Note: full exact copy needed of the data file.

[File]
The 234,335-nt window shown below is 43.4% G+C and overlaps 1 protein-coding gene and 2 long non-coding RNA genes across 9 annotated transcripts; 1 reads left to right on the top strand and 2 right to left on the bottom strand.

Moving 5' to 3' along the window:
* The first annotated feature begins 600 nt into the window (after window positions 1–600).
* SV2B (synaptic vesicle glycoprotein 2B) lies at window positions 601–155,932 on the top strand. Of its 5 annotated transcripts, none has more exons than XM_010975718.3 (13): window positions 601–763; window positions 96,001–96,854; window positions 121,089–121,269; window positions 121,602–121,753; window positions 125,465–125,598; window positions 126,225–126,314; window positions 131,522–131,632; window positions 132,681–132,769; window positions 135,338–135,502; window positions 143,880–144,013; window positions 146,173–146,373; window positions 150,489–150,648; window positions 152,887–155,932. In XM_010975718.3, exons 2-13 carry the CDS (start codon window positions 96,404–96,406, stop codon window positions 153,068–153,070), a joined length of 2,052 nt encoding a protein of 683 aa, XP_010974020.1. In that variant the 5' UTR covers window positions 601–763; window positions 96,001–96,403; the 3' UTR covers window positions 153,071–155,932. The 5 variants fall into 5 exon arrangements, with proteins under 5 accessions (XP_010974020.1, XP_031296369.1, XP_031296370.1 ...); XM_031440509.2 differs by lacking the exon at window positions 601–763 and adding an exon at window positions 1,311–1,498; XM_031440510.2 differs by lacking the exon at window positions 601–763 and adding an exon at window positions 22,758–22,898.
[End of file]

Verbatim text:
The 234,335-nt window shown below is 43.4% G+C and overlaps 1 protein-coding gene and 2 long non-coding RNA genes across 9 annotated transcripts; 1 reads left to right on the top strand and 2 right to left on the bottom strand.

Moving 5' to 3' along the window:
* The first annotated feature begins 600 nt into the window (after window positions 1–600).
* SV2B (synaptic vesicle glycoprotein 2B) lies at window positions 601–155,932 on the top strand. Of its 5 annotated transcripts, none has more exons than XM_010975718.3 (13): window positions 601–763; window positions 96,001–96,854; window positions 121,089–121,269; window positions 121,602–121,753; window positions 125,465–125,598; window positions 126,225–126,314; window positions 131,522–131,632; window positions 132,681–132,769; window positions 135,338–135,502; window positions 143,880–144,013; window positions 146,173–146,373; window positions 150,489–150,648; window positions 152,887–155,932. In XM_010975718.3, exons 2-13 carry the CDS (start codon window positions 96,404–96,406, stop codon window positions 153,068–153,070), a joined length of 2,052 nt encoding a protein of 683 aa, XP_010974020.1. In that variant the 5' UTR covers window positions 601–763; window positions 96,001–96,403; the 3' UTR covers window positions 153,071–155,932. The 5 variants fall into 5 exon arrangements, with proteins under 5 accessions (XP_010974020.1, XP_031296369.1, XP_031296370.1 ...); XM_031440509.2 differs by lacking the exon at window positions 601–763 and adding an exon at window positions 1,311–1,498; XM_031440510.2 differs by lacking the exon at window positions 601–763 and adding an exon at window positions 22,758–22,898.